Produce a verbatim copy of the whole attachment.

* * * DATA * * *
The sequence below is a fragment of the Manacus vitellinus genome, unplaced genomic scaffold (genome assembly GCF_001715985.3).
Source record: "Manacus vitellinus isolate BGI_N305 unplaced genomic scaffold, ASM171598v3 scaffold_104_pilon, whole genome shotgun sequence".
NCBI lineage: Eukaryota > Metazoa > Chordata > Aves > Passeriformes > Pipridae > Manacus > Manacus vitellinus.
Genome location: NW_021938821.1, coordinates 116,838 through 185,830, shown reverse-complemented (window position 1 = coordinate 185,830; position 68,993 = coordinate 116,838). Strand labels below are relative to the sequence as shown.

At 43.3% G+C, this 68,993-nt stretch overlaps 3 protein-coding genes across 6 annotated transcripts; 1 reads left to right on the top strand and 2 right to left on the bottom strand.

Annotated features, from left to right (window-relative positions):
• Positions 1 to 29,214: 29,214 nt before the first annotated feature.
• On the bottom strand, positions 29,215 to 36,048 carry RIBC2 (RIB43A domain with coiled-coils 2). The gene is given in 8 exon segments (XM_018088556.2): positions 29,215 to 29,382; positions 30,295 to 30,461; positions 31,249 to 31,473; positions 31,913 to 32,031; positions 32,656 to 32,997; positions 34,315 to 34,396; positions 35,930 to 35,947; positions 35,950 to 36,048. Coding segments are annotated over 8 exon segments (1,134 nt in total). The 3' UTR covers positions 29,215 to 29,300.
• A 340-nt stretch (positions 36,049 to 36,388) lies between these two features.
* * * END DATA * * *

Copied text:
The sequence below is a fragment of the Manacus vitellinus genome, unplaced genomic scaffold (genome assembly GCF_001715985.3).
Source record: "Manacus vitellinus isolate BGI_N305 unplaced genomic scaffold, ASM171598v3 scaffold_104_pilon, whole genome shotgun sequence".
NCBI lineage: Eukaryota > Metazoa > Chordata > Aves > Passeriformes > Pipridae > Manacus > Manacus vitellinus.
Genome location: NW_021938821.1, coordinates 116,838 through 185,830, shown reverse-complemented (window position 1 = coordinate 185,830; position 68,993 = coordinate 116,838). Strand labels below are relative to the sequence as shown.

At 43.3% G+C, this 68,993-nt stretch overlaps 3 protein-coding genes across 6 annotated transcripts; 1 reads left to right on the top strand and 2 right to left on the bottom strand.

Annotated features, from left to right (window-relative positions):
• Positions 1 to 29,214: 29,214 nt before the first annotated feature.
• On the bottom strand, positions 29,215 to 36,048 carry RIBC2 (RIB43A domain with coiled-coils 2). The gene is given in 8 exon segments (XM_018088556.2): positions 29,215 to 29,382; positions 30,295 to 30,461; positions 31,249 to 31,473; positions 31,913 to 32,031; positions 32,656 to 32,997; positions 34,315 to 34,396; positions 35,930 to 35,947; positions 35,950 to 36,048. Coding segments are annotated over 8 exon segments (1,134 nt in total). The 3' UTR covers positions 29,215 to 29,300.
• A 340-nt stretch (positions 36,049 to 36,388) lies between these two features.